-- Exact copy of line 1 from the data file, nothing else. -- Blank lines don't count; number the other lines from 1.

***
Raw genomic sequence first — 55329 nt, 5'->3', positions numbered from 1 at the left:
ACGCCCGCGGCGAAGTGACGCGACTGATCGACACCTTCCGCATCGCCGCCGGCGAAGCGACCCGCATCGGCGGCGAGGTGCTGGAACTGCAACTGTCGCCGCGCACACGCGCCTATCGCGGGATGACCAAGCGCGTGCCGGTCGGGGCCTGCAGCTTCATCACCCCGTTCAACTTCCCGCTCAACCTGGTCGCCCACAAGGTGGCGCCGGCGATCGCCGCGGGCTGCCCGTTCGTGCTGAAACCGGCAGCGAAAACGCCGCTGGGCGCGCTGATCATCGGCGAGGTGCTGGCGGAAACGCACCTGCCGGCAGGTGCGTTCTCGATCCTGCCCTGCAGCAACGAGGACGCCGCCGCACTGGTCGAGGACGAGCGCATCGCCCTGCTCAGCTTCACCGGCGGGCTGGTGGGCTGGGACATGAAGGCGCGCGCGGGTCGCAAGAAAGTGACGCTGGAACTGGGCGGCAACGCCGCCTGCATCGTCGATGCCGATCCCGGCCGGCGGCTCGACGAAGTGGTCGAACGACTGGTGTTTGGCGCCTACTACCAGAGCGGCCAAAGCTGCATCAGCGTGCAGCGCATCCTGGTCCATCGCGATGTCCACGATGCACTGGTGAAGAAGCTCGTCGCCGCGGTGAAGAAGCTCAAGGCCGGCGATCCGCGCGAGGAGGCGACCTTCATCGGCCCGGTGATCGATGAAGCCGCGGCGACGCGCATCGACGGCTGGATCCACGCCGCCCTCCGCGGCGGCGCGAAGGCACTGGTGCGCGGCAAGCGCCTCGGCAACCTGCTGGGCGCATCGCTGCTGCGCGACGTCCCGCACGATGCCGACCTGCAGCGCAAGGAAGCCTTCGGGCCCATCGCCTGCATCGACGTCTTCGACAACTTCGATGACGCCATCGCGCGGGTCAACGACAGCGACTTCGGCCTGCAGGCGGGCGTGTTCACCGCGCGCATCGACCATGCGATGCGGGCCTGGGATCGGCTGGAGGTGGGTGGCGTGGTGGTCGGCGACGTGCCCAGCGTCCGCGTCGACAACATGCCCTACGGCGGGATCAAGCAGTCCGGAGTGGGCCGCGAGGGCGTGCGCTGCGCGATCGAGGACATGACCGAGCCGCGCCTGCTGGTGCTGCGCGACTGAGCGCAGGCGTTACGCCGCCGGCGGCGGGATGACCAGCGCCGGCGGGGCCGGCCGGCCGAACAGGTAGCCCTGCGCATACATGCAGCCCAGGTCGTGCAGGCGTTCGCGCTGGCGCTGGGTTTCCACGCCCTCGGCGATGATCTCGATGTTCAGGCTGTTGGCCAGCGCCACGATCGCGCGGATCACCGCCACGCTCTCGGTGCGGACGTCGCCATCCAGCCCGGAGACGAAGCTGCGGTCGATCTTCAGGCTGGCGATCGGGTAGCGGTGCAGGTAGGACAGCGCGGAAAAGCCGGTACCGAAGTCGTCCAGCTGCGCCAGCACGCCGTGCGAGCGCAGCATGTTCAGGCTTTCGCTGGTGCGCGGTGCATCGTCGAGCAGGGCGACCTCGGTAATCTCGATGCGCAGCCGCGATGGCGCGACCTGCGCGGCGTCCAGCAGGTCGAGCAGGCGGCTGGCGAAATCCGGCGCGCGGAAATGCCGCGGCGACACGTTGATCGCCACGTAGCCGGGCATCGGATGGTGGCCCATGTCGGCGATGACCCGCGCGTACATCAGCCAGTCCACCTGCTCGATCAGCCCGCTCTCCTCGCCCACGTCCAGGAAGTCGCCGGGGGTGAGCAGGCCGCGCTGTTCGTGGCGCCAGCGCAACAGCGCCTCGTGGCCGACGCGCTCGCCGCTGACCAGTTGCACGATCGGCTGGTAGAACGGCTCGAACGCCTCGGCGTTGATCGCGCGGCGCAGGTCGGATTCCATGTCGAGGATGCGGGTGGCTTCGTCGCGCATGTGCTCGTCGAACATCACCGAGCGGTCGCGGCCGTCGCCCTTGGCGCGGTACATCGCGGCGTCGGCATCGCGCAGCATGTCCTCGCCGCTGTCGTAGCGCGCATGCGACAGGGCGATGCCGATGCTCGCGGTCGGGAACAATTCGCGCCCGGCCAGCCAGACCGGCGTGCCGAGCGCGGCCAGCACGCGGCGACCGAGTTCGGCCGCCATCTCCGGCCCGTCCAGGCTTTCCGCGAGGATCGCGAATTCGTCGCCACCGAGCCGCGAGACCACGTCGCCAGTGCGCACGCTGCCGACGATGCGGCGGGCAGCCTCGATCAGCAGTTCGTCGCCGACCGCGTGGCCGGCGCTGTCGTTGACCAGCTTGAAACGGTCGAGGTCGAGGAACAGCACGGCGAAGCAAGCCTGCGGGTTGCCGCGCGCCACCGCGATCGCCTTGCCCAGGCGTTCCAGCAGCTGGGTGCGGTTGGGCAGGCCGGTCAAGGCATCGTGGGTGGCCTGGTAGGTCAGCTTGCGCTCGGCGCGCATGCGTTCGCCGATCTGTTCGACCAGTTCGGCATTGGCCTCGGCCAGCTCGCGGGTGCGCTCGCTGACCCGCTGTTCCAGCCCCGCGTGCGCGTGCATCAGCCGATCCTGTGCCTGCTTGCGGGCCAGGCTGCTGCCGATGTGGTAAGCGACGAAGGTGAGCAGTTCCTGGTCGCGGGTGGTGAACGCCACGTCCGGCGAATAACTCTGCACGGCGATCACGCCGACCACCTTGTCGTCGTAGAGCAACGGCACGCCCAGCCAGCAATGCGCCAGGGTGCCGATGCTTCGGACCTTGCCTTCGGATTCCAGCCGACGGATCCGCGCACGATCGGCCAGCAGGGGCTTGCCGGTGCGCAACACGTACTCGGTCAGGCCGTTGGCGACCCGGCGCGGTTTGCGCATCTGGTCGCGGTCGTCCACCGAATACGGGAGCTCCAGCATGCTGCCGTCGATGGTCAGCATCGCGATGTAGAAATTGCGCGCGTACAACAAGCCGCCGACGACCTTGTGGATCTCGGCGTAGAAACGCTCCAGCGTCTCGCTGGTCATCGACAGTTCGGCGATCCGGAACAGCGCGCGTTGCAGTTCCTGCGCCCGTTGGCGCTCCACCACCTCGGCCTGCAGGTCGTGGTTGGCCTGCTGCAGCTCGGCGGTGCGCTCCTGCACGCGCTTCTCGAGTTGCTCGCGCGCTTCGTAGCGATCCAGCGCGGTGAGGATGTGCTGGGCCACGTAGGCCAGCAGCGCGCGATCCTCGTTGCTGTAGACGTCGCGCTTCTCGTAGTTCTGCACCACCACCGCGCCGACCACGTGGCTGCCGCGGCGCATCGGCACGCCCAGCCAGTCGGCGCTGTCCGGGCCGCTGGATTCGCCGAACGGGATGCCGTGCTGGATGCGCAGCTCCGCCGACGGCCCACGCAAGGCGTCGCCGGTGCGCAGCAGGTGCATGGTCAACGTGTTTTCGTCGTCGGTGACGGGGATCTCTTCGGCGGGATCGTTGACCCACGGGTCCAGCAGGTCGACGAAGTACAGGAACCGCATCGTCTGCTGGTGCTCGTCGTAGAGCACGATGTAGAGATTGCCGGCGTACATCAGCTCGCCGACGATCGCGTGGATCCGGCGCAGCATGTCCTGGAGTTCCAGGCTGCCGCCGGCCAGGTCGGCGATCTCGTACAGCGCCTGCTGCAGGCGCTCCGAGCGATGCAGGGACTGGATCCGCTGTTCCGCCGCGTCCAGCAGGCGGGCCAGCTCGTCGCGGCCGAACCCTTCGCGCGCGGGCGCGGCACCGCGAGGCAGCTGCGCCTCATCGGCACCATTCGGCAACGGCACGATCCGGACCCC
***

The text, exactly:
Raw genomic sequence first — 55329 nt, 5'->3', positions numbered from 1 at the left: